Damian Thompson

Damian Thompson

Damian Thompson is an associate editor of The Spectator

How much did Pope Francis know about Fr Marko Rupnik?

16 min listen

At a press conference in Rome last week, an ex-nun claiming to have suffered ritual sex abuse at the hands of Fr Marko Rupnik turned the heat on Pope Francis. How much did he know about the stomach-turning charges levelled at the Slovenian mosaic artist, who was a Jesuit until he was thrown out of

A thrilling new recording of Messiaen’s Turangalila-Symphonie

Grade: A Pierre Boulez once called Messiaen’s giant Turangalila-Symphonie ‘brothel music’. That was mean-spirited but you knew what he meant: a typical performance comes in at just under 80 minutes, much of it consisting of the B-movie sound of an ondes Martenot wailing over lush harmonies. There’s a constant zig-zag of polyrhythms, plus great towers

How liberal bishops are squeezing the life out of the Church of England

28 min listen

Can the Church of England escape from the deadly grip of bishops and bureaucrats who spend their entire time genuflecting to the metropolitan Left? Why does Archbishop Justin Welby wade obsessively into secular political battles when his churches are emptying? And do worshippers realise that eye-watering sums of money are being siphoned off from their

Top oratorio-mongering: Elijah, at the Barbican, reviewed

As a young music critic, Bernard Shaw poked fun at anyone who thought Mendelssohn was a genius. Shaw conceded that Mendelssohn was capable of touching tenderness and refinement and sometimes ‘nobility and pure fire’, but his music was marred by kid-glove gentility, conventional sentimentality and – worst of all – ‘despicable oratorio-mongering’. Shaw’s pet hate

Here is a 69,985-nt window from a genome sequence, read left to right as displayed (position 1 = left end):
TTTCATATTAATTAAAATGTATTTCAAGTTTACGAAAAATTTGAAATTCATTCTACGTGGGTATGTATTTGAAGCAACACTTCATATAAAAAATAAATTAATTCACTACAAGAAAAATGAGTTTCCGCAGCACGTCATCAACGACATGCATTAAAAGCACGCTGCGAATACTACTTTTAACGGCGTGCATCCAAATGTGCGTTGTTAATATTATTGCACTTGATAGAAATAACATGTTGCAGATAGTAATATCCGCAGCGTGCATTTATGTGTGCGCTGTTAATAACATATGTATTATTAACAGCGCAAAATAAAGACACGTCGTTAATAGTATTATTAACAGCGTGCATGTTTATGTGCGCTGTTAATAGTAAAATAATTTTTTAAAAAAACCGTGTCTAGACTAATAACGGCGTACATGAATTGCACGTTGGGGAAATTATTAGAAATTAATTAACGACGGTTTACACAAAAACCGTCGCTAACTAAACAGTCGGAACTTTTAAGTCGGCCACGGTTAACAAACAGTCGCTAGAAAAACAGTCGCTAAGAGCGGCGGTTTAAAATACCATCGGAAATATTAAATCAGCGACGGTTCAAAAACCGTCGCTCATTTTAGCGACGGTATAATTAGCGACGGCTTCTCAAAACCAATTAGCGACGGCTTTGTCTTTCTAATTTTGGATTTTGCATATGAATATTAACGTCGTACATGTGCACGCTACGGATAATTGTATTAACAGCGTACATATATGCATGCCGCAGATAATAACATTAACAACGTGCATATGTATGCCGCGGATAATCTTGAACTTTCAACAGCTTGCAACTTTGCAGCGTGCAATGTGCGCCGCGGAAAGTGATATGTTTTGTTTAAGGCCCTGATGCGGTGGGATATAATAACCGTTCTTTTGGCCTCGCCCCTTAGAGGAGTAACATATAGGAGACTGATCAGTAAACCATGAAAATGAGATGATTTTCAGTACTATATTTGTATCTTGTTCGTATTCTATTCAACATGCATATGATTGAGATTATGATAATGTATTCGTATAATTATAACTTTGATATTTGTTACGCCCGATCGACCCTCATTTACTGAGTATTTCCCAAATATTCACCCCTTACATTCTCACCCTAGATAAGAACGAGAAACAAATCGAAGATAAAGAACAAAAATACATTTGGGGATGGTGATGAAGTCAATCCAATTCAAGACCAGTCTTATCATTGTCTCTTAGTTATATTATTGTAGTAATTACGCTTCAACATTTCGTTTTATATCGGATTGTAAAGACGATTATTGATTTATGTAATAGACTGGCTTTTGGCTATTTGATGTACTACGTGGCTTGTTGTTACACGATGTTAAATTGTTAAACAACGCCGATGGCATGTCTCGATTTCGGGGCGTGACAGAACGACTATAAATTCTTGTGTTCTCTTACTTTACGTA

Does Trump have evangelical Christians to thank for his second coming?

23 min listen

Donald Trump now seems certain to be the Republican presidential candidate in this year’s US presidential elections. That’s a prospect that horrifies liberal America and quite a few other Americans besides. The former president secured overwhelming support from evangelical Christians in Iowa and New Hampshire and some commentators are speculating that we’re seeing a resurgence

The wonder of Jon Pertwee and his frilly shirt

 When a friend asked if I wanted anything for Christmas I took a deep breath and replied: ‘Well, maybe I finally need to watch this.’ I handed him a video cassette retrieved from my sister’s attic and he took it to a place that digitises such things. On Christmas Day I nervously plugged in the

Raymond Arroyo on the joys of a Sinatra-style Christmas

22 min listen

In this festive episode of Holy Smoke, we’re taken back to the Christmasses of the 1950s and 60s by Raymond Arroyo, Fox News and EWTN presenter, whose enemies in the Vatican have been trying to silence him for years.  They’ve failed, thankfully – and now silencing him is even harder. Raymond, who trained in musical

The strange appeal of Integralism

28 min listen